A debate can’t win an election for you, but it can lose it for you.
Everything is heightened ahead of tonight's first presidential debate - the stakes are high, the viewership will be high, and for both candidates the nerves are likely high too, especially given that three polls in recent days show them locked in a dead heat (Washington Post-NBC, Morning Consult, and Bloomberg).
By his own admission Donald Trump had never debated before his run for the Presidency.
Hillary Clinton is an experienced debater: aside from this primary season where she debated Bernie Sanders head-to-head on several occasions, she also debated Barack Obama one-on-one 25 times in 2008.
Trump, on the other hand, first took part in debates this primary season, sharing the stage with various combinations from three to 16 opponents.
He rarely spoke for more than a minute or two at a time, and focused on standing out from the crowd rather than engaging in substantive policy matters.
So expectations from him are low - if he turns up and doesn’t lose his temper, and doesn’t expose his apparent shallow knowledge of key matters, he’ll be judged to have done well.
However, if pushed, he may struggle to expand on the details of some of his controversial policies.
From Clinton, much is expected. She’s expected to be smooth and polished and there is no question that she knows her facts and has thought-out policies.
But critically, she doesn’t really know what opponent will turn up tonight.
Will it be calm, softly speaking "presidential" Trump who has appeared of late?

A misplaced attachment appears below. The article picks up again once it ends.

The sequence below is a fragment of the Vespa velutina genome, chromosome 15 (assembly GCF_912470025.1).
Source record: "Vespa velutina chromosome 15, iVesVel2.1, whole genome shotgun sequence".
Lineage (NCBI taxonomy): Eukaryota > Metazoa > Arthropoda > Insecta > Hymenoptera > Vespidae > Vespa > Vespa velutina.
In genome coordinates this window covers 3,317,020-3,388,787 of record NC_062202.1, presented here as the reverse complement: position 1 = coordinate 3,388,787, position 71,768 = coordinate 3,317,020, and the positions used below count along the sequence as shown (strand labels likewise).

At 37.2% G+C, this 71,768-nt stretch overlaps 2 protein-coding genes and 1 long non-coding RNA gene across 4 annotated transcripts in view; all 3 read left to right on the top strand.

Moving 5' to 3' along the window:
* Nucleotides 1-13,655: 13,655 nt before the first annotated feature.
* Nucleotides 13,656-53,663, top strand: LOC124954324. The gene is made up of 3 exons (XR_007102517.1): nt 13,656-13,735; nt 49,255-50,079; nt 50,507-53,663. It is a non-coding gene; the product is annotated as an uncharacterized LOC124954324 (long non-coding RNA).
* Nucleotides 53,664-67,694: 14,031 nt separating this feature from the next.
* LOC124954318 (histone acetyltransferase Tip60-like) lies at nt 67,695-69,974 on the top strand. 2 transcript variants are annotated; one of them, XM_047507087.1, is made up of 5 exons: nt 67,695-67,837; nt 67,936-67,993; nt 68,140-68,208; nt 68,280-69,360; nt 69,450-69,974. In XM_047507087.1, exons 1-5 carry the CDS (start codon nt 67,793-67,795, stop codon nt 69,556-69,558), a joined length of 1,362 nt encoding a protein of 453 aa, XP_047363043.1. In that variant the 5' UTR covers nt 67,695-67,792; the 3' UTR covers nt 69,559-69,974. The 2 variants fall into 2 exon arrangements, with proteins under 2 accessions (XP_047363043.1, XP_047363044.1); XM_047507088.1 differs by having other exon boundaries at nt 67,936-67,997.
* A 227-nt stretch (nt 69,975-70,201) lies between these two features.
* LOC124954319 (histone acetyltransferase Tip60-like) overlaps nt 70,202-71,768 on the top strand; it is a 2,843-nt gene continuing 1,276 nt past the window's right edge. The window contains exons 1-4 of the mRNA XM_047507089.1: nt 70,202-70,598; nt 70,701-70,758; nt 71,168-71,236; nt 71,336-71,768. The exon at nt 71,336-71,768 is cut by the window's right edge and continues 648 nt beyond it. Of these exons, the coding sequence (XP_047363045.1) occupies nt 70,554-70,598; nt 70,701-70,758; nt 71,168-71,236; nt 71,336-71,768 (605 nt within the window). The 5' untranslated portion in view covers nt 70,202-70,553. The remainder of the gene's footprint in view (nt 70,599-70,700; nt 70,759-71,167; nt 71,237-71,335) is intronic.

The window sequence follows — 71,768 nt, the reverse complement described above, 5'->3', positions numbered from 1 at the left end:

Or will it be the shouting, doomsaying Trump, like the one who appeared at the Republican National Convention warning that the end was nigh unless he was elected?
Or will it be the Trump who insults virtually every group in society except white middle-aged men, and spouts generalities and falsehoods at will?
That Trump may be the hardest for Clinton to engage with - how do you debate someone when there is no accounting for what argument they will make next, and little basis to many arguments?
She will need to correct him and show her mettle, without coming across as the cleverest girl in class who is always right.
Donald Trump is likely to challenge her on the exact nature of her recent bout of pneumonia, and why she took so long to admit to it.
He has repeatedly labeled her "crooked" and "dishonest" and will try to draw that out on stage, to prove she has issues with truth and transparency, and paint himself as the "straight-up guy".
Then there is the issue of truth, exaggeration and just plain old falsehoods.
Clinton’s campaign aides said on Friday that they believed the role of fact-checking rested with the moderator and not with her.
She will, they said, correct the more egregious statements, but she does not want to waste her speaking time dealing with his mistruths, and would prefer to focus on her own policies.
The moderator on this occasion, NBC host Lester Holt, has not commented on whether he will fact-check, but the Commission on Presidential Debates has somewhat controversially said it doesn’t believe it’s up to the moderator to fact-check the candidates.
That raises again the role that the US media organisations, particularly the TV networks, have played in Trump’s success to date.
Tonight’s debate will be further testament to that, as an estimated 100 million viewers in the US (and countless others internationally) will tune in for what is set to be the most watched debate in US television history, and may even beat Superbowl TV audience figures.